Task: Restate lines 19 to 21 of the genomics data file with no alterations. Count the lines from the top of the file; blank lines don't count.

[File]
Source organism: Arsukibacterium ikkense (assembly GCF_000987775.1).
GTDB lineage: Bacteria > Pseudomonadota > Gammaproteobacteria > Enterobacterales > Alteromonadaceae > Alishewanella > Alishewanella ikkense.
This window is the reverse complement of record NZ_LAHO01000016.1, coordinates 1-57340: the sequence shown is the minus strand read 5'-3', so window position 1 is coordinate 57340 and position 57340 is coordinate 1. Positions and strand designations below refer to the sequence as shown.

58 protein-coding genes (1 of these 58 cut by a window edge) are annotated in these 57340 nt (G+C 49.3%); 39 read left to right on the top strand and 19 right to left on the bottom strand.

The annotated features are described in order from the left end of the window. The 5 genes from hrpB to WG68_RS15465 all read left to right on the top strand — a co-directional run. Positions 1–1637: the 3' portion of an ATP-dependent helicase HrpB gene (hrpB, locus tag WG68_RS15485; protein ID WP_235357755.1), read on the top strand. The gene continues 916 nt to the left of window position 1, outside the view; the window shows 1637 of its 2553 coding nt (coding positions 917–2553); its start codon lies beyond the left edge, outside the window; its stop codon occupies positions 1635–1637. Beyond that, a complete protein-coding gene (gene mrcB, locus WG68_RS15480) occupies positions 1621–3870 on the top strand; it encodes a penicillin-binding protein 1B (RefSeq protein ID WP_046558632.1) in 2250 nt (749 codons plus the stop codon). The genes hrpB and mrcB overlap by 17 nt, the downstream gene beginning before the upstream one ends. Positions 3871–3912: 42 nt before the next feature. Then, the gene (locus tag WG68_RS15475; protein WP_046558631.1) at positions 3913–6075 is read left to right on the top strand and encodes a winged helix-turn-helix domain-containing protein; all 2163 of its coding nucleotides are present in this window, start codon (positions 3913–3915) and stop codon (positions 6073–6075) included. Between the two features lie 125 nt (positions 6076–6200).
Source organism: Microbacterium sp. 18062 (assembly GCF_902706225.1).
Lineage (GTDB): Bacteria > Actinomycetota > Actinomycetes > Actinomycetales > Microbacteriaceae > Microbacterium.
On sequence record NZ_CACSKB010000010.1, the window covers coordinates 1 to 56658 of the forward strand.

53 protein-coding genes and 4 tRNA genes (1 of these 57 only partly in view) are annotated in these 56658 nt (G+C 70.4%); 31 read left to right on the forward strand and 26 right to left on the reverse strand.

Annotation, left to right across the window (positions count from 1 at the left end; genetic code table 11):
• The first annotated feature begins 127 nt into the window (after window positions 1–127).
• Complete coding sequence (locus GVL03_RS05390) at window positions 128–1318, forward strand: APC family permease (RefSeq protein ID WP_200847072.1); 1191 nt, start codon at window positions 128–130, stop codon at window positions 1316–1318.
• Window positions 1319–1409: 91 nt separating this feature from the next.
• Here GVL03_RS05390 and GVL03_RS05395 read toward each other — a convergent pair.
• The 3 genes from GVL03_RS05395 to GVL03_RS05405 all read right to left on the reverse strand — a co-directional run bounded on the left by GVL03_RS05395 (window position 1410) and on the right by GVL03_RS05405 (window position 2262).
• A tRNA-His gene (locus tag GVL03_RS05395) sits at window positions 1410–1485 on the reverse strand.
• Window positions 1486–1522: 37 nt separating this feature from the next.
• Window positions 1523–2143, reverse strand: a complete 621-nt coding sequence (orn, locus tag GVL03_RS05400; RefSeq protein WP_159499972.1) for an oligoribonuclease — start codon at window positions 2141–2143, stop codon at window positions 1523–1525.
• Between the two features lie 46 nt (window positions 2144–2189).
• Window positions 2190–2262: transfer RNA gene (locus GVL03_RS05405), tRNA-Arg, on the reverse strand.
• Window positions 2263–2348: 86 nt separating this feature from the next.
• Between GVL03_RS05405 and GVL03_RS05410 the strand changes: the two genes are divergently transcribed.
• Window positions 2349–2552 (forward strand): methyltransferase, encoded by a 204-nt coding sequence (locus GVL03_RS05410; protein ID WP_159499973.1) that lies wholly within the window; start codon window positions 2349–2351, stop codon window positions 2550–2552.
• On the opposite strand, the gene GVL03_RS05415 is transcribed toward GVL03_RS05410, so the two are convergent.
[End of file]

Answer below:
• Between the two features lie 46 nt (window positions 2144–2189).
• Window positions 2190–2262: transfer RNA gene (locus GVL03_RS05405), tRNA-Arg, on the reverse strand.
• Window positions 2263–2348: 86 nt separating this feature from the next.